[Fox News] SCOTUS rejects woman’s claim she has constitutional right to visa for husband with MS-13 ties

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The Supreme Court on Friday ruled that an American citizen, who sued the U.S. State Department to give her noncitizen MS-13-member husband a visa, has no constitutional basis to bring such a lawsuit. 

In 2010, Sandra Muñoz — an American citizen — married Luis Asencio-Cordero, a citizen of El Salvador. The couple eventually sought to obtain an immigrant visa for Asencio-Cordero so that they could live together in the United States. Muñoz filed a petition with U. S. Citizenship and Immigration Services to have Asencio-Cordero classified as an immediate relative but was denied. 

The U.S. Court of Appeals for the Ninth Circuit ruled that Muñoz, as a citizen, had a constitutionally protected liberty interest in her husband’s visa application. Because of that interest, the court said, the Due Process Clause of the U.S. Constitution required the government to give Muñoz a “facially legitimate and bona fide reason” for denying her husband’s visa.

But in a 6-3 decision on Friday, the Supreme Court ruled that “[t]he bottom line is that procedural due process is an odd vehicle for Muñoz’s argument.” 

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It also said that court precedent “does not support it” and that “[w]hatever else it may stand for,” that precedent “does not hold that a citizen’s independent constitutional right (say, a free speech claim) gives that citizen a procedural due process right to a ‘facially legitimate and bona fide reason’ for why someone else’s visa was denied. And Muñoz is not constitutionally entitled to one here.”

In the opinion, authored by Justice Amy Coney Barrett, the court explained that Asencio-Cordero guessed that he had been denied a visa based on a finding that he was a member of MS–13, a transnational criminal gang. So he disavowed any gang membership, and he and Muñoz pressed the consulate to reconsider his case. 

When he was denied, Muñoz argued that “the right to live with her noncitizen spouse in the United States is implicit in the ‘liberty’ protected by the Fifth Amendment; the denial of her husband’s visa deprived her of this interest, thereby triggering her right to due process; the consular officer violated her right to due process by declining to disclose the basis for finding Asencio-Cordero inadmissible; and this, in turn, enables judicial review, even though visa denials are ordinarily unreviewable by courts.”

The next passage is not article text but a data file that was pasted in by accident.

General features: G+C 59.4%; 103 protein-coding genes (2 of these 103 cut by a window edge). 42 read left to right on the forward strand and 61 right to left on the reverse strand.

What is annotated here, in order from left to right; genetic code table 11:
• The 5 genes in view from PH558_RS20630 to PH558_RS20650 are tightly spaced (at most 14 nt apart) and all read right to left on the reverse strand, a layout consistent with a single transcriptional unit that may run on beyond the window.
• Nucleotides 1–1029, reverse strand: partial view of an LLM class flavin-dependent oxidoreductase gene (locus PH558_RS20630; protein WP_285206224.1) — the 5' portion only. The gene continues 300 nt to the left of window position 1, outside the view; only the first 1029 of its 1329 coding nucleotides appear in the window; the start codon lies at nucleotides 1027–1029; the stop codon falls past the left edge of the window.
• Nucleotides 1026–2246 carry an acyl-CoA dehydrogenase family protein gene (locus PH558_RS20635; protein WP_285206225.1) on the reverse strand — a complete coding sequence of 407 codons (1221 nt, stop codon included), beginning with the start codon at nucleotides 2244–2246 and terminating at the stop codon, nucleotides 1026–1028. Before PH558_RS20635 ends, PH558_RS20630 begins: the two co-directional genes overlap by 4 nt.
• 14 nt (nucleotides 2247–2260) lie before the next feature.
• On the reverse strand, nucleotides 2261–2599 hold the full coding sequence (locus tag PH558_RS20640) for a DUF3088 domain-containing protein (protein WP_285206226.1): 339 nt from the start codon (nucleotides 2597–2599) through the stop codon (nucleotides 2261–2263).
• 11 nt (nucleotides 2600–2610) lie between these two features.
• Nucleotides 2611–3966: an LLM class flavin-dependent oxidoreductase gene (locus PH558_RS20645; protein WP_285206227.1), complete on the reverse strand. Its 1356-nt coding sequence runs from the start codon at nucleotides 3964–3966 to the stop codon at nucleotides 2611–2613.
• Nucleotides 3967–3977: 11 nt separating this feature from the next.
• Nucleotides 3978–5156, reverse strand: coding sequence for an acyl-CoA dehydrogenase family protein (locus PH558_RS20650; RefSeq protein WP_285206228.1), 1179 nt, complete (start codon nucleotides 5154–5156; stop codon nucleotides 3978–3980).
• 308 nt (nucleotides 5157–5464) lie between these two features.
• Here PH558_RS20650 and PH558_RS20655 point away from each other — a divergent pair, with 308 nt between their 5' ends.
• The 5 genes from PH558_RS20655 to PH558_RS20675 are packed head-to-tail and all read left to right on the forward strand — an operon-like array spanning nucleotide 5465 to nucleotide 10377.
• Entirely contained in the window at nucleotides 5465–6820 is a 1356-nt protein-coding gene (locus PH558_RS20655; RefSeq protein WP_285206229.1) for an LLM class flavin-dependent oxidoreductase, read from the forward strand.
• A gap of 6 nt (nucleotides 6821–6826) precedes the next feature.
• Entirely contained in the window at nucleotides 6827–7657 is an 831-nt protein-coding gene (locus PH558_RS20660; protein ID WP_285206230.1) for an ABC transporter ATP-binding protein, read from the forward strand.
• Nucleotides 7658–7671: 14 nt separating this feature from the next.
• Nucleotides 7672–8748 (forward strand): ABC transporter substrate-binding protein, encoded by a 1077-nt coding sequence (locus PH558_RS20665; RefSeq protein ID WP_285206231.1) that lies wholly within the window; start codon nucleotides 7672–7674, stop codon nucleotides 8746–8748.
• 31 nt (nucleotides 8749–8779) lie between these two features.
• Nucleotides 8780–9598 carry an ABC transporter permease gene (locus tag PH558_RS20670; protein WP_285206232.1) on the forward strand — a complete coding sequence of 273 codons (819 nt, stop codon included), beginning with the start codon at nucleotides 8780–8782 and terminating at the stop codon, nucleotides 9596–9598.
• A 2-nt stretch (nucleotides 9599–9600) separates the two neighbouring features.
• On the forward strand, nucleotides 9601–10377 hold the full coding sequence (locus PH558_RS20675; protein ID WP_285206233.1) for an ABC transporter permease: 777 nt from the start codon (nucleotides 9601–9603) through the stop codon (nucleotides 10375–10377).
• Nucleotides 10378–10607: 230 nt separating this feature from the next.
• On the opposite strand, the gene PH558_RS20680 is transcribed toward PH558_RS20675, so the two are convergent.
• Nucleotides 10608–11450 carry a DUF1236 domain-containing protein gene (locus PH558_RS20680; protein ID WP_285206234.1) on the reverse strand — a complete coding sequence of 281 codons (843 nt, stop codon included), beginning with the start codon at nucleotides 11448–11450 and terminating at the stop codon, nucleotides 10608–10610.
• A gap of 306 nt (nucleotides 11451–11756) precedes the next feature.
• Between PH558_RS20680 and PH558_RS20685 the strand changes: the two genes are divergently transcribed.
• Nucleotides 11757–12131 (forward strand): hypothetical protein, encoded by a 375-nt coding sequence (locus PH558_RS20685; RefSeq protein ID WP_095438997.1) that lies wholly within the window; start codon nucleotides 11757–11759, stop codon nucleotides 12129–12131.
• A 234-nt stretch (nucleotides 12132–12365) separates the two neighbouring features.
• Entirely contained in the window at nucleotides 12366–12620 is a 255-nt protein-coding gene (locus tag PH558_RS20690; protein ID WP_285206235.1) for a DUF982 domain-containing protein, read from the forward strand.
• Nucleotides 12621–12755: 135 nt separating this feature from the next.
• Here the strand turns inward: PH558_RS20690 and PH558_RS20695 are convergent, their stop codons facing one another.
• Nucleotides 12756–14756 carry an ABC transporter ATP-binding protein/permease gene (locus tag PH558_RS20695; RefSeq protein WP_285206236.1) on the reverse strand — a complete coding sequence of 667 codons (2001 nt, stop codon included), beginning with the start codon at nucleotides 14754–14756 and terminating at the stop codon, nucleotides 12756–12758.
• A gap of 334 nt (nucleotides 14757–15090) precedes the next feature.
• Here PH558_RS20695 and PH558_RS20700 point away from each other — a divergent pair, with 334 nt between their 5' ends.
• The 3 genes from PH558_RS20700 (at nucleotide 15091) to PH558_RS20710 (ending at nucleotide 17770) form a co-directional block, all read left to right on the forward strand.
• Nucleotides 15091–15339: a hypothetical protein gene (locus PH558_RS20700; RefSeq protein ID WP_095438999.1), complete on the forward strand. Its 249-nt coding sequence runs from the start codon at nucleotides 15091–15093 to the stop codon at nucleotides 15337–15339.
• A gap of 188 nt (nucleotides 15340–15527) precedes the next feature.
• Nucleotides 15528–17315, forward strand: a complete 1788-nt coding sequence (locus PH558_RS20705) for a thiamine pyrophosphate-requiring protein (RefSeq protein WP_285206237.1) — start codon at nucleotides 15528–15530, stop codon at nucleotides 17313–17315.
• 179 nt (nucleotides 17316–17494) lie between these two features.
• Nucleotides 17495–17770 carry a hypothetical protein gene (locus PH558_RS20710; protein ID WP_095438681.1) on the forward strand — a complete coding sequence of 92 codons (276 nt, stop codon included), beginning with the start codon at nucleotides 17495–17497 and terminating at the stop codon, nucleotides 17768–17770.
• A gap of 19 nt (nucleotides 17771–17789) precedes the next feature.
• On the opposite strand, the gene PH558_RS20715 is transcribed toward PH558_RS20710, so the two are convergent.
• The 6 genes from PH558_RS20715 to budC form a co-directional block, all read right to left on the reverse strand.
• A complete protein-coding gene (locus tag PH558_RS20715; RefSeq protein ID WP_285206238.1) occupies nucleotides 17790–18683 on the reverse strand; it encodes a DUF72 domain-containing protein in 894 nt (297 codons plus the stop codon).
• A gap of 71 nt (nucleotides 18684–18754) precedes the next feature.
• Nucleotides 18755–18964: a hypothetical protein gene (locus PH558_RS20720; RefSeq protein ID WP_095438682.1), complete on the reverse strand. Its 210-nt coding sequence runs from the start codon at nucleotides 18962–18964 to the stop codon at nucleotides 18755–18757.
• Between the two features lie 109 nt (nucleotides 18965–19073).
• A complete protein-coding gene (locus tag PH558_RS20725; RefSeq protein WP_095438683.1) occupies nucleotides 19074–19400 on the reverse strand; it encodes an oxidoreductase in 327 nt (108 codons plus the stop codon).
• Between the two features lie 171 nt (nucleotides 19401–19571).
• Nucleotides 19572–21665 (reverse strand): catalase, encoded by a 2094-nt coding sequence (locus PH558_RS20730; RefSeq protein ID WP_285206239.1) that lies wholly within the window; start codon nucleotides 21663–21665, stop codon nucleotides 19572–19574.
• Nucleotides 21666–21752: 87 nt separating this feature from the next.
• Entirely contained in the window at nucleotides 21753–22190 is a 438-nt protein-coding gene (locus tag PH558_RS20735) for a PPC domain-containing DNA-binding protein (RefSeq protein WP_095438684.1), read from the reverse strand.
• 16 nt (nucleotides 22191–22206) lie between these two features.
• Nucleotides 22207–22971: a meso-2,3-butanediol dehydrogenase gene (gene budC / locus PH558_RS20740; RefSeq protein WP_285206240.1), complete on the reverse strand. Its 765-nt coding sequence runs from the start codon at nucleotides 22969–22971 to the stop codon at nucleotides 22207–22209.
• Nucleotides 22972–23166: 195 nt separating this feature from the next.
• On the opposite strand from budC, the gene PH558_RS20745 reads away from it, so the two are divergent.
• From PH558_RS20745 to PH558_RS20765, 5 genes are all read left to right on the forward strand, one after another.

“Muñoz’s argument fails at the threshold,” Barrett wrote. “Her argument is built on the premise that the right to bring her noncitizen spouse to the United States is an unenumerated constitutional right.”

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“To establish this premise, she must show that the asserted right is ‘deeply rooted in this Nation’s history and tradition.’ She cannot make that showing. In fact, Congress’s longstanding regulation of spousal immigration—including through bars on admissibility—cuts the other way,” Barrett wrote.

Justice Sonia Sotomayor, joined by Justices Elena Kagan and Ketanji Brown Jackson, dissented from the majority and cited the same-sex marriage case Obergefell v. Hodges as part of their rationale.

“‘The right to marry is fundamental as a matter of history and tradition,'” Sotomayor wrote, quoting the Obergefell opinion. 

“The majority could have resolved this case on narrow grounds under longstanding precedent. This Court has already recognized that excluding a noncitizen from the country can burden the constitutional rights of citizens who seek his presence,” she continued. 

“Instead, the majority today chooses a broad holding on marriage over a narrow one on procedure,” she said. “It holds that Muñoz’s right to marry, live with, and raise children alongside her husband entitles her to nothing when the Government excludes him from the country. 

Sotomayor also invoked the Dobbs v. Jackson opinion that overturned Roe v. Wade. 

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“Despite the majority’s assurance two Terms ago that its eradication of the right to abortion ‘does not undermine . . . in any way’  other entrenched substantive due process rights such as ‘the right to marry,’ ‘the right to reside with relatives,’ and ‘the right to make decisions about the education of one’s children,’ the Court fails at the first pass,” she said. 

“Muñoz may be able to live with her husband in El Salvador, but it will mean raising her U. S.-citizen child outside the United States. Others will be less fortunate. The burden will fall most heavily on same-sex couples and others who lack the ability, for legal or financial reasons, to make a home in the noncitizen spouse’s country of origin,” she said. 

“For those couples, this Court’s vision of marriage as the ‘assurance that while both still live there will be someone to care for the other’ rings hollow,” Sotomayor concluded. 

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